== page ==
Dust is your enemy. It’s important to keep your sensor clean and "schmutz-free!" Get the scoop on camera sensor cleaning, and keeping it clean.
What are those Spots?
Sensor dust is simply dust particles that adhere to the digital sensor of your camera. They can get onto your sensor when you change lenses. They result in dark gray "spots" on your image.
© Julie Waterhouse Photography
Close-up of the dust spot
© Julie Waterhouse Photography
Diagnosing Different Kinds of Dust: Mirror, Sensor or Lens?
If you see spots when you look through the viewfinder, they may be on your mirror, your lens or your sensor. To check where they are, take a picture of a blank, light-colored wall. Transfer the image to your computer, and magnify it to 100%, then scan it up and down, looking for spots.
If you find no spots, then the dust is most likely on your mirror, which lifts out of the way when the picture is taken.
If you do find a spot, then the dust is either on your lens or your sensor. If you switch lenses, and the spot is still there when you take another picture, then the dust is on your sensor.
How to Clean Your Sensor
Cleaning your sensor yourself may void your camera’s warranty. You must be very careful not to scratch your sensor. Use any of the following methods at your own risk.
My two favorite tools for camera sensor cleaning are made by the company Visible Dust, and they are the Arctic Butterfly®, and the Sensor Loupe™.
The Arctic Butterfly is a brush with bristles that are battery powered to spin. As they spin, they build up a static charge. You then pass the brush close to the sensor (without actually touching it), and the dust particles are attracted to it and lift off the sensor.
If the Arctic Butterfly fails to remove the sensor dust, then it likely contains a sticky substance, and you will have to get a little more aggressive with your camera sensor cleaning. For that kind of problem, I use a little plastic spatula made by Copper Hill Images wrapped with a Pec Pad (a clean, non-abrasive, specialty cloth pad), with a drop of Eclipse optic cleaner, and carefully wipe across the sensor.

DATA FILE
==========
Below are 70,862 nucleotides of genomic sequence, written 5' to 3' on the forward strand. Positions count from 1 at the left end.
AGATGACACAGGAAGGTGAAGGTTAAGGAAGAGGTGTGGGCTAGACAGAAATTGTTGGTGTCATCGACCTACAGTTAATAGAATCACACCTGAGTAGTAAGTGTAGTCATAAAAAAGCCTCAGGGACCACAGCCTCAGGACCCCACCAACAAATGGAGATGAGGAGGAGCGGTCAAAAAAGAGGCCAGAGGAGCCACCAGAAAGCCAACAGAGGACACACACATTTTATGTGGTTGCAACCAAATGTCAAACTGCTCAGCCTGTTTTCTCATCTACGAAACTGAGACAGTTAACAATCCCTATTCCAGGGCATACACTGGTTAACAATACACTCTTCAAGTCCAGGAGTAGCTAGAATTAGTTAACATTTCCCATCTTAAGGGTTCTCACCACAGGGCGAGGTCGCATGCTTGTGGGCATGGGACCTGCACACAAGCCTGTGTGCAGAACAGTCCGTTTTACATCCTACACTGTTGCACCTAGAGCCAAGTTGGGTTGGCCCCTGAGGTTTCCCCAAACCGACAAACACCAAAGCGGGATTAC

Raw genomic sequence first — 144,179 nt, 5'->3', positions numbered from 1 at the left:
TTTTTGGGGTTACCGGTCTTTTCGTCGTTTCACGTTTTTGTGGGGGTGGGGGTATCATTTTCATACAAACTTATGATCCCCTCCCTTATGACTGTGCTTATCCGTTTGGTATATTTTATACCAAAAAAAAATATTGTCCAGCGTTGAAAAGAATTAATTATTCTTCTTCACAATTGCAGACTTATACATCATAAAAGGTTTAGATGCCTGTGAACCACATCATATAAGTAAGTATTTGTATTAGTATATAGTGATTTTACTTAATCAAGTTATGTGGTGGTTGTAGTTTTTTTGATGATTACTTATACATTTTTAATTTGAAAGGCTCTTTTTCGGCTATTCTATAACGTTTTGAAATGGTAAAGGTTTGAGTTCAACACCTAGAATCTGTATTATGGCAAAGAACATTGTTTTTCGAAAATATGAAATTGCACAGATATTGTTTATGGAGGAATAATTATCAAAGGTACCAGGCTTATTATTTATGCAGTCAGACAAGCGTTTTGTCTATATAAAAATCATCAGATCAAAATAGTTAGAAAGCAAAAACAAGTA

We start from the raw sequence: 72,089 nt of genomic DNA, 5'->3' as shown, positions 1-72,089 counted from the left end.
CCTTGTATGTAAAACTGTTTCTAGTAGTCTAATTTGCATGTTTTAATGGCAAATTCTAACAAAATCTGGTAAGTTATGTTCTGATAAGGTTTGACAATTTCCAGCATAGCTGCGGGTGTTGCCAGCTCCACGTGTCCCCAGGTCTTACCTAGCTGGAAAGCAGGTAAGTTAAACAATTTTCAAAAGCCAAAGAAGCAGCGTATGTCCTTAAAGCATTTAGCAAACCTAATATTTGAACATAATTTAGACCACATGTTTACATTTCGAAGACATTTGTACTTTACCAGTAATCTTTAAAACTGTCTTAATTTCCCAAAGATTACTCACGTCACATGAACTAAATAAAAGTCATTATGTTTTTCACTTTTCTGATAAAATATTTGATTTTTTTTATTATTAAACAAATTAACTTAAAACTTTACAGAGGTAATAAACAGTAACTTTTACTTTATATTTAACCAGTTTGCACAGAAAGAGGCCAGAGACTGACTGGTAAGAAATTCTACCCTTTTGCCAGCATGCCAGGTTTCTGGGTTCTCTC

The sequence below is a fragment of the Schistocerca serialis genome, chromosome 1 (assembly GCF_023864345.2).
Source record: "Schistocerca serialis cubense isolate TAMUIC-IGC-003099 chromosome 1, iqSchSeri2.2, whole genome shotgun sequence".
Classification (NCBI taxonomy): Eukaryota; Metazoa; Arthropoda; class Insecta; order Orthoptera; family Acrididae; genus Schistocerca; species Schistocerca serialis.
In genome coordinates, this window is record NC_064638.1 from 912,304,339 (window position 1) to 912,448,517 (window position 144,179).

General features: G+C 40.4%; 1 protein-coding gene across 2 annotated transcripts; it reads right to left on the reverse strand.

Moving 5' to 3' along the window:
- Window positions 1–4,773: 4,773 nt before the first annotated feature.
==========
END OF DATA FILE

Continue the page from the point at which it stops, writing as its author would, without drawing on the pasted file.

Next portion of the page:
To get a good view of your sensor, and immediately see whether your have eliminated all the sensor dust, I highly recommend the Sensor Loupe. It is a magnifying glass that fits over your sensor, and has lights around it so that you can clearly see a magnified view of your sensor.
How do you access the sensor in your camera?
Normally, when you detach your lens and look inside your camera, you see the mirror. The sensor is located underneath it. Most DSLRs have a camera sensor cleaning mode that you can turn on through the menu system. When activated, this mode locks the mirror up, and keeps it raised until the camera is turned off. The sensor behind the mirror is then exposed. To activate sensor cleaning mode, your battery must not be close to empty (it would be bad if you were poking around the sensor, and the mirror suddenly came crashing down because the camera battery died and shut off the camera!).
These days, the newer DSLR’s have a self-cleaning mode that activates whenever the camera is switched off. Since getting a camera with that feature, I haven’t been troubled nearly as much with sensor dust; it seems to be very effective.
Keeping your Sensor Clean
Cleaning your sensor is a hassle, so the best thing to do is to try to keep it clean. Here are a few tips for keeping the sensor dust away.
- 1. Change lenses quickly so the sensor is not exposed for long. Lens changing is the activity that is most likely to expose your sensor to dust.
- 2. Change lenses inside. If that is not possible, then turn your back to the wind and hunch over to avoid dust blowing in.
- 3. Turn off your camera and point it straight down when changing lenses. When the camera is switched on, the sensor creates a small charge of static electricity, which can attract sesnor dust. If you switch off the camera, the static charge dissipates and reduces the likelihood of getting more dust on the sensor.
- 4. Vacuum the dust from your camera bag frequently.
- 5. Store your camera with its back up, and make gravity work for you.
Next, you may want to visit our page on professional photography equipment to learn about the tools that I use.